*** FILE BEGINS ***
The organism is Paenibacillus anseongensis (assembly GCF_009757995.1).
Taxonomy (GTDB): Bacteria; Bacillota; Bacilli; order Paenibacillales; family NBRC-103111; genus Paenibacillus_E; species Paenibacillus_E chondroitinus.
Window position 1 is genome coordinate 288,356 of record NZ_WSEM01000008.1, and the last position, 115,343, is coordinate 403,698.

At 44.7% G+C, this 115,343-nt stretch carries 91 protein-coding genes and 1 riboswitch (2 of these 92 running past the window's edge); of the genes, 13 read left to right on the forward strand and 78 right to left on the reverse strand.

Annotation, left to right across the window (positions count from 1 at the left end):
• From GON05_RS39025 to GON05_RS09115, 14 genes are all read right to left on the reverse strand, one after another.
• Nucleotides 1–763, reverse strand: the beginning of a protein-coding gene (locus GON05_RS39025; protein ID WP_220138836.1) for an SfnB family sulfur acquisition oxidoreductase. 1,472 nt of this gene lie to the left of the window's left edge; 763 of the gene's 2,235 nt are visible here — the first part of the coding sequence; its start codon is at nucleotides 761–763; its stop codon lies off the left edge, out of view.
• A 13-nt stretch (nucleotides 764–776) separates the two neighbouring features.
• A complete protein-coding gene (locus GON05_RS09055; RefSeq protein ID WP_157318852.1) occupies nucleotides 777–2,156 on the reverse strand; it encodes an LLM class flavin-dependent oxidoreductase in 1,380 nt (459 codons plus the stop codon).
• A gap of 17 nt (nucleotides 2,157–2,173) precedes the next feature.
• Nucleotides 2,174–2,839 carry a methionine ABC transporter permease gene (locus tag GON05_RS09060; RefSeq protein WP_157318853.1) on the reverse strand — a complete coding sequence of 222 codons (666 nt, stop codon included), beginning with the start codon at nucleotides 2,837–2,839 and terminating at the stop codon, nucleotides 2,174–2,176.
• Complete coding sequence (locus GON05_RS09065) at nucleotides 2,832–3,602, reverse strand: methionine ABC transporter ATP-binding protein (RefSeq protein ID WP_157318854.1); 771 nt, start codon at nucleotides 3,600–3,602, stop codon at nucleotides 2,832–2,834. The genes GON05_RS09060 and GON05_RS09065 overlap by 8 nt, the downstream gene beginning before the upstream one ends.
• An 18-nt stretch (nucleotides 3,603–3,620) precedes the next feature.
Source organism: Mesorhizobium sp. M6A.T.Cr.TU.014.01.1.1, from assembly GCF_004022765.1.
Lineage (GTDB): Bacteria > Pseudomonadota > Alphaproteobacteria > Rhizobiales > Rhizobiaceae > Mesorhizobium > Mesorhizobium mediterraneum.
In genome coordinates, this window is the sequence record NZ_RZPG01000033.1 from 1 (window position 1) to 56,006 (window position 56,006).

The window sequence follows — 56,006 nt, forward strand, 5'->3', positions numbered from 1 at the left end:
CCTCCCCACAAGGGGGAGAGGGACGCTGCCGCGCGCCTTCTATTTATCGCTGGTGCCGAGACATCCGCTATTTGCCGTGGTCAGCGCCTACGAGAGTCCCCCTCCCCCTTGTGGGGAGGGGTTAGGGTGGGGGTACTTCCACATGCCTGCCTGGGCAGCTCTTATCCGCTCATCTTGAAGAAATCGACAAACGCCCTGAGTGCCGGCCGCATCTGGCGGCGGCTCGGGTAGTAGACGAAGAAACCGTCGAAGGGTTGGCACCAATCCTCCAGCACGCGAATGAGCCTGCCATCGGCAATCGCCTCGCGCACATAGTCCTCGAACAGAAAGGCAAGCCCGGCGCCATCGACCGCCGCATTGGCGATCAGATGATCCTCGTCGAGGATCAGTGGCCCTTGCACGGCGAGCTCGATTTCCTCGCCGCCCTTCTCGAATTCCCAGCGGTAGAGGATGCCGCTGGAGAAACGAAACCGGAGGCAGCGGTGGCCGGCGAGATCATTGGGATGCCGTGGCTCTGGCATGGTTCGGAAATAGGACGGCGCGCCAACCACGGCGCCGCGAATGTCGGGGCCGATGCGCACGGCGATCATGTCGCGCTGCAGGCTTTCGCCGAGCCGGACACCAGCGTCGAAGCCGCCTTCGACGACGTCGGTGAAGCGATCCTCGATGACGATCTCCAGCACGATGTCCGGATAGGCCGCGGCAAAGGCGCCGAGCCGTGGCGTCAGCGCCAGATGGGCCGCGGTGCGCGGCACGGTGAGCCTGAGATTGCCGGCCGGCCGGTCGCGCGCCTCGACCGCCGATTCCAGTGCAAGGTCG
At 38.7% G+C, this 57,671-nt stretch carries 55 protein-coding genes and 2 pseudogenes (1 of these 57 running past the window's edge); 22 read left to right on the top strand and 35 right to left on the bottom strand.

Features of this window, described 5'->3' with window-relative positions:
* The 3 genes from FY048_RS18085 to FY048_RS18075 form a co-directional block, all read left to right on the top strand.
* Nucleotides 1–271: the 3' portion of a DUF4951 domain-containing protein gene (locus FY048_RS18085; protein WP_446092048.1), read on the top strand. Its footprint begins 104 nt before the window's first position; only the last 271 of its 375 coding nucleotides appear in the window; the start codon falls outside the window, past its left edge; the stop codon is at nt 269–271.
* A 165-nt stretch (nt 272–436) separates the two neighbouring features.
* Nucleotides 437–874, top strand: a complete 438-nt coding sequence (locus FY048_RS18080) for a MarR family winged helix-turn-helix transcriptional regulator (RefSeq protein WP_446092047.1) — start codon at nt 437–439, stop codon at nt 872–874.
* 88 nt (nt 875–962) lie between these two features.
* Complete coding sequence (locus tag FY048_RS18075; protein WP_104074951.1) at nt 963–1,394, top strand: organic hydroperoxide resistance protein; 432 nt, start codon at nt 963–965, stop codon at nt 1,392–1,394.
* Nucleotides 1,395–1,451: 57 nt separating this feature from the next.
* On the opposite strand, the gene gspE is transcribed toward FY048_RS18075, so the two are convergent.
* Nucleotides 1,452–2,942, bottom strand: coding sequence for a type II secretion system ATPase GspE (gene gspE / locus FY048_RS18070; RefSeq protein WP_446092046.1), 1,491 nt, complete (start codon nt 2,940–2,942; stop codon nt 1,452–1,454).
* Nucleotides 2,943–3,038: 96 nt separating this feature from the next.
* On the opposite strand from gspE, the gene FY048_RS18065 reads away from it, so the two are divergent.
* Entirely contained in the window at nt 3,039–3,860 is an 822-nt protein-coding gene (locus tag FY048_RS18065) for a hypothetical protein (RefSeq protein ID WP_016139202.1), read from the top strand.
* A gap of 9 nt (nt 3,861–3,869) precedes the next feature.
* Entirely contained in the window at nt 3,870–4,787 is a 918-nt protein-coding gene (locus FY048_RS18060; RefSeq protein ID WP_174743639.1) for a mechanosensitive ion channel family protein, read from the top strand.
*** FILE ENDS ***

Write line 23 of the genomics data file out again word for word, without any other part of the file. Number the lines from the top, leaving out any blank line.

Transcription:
* A 165-nt stretch (nt 272–436) separates the two neighbouring features.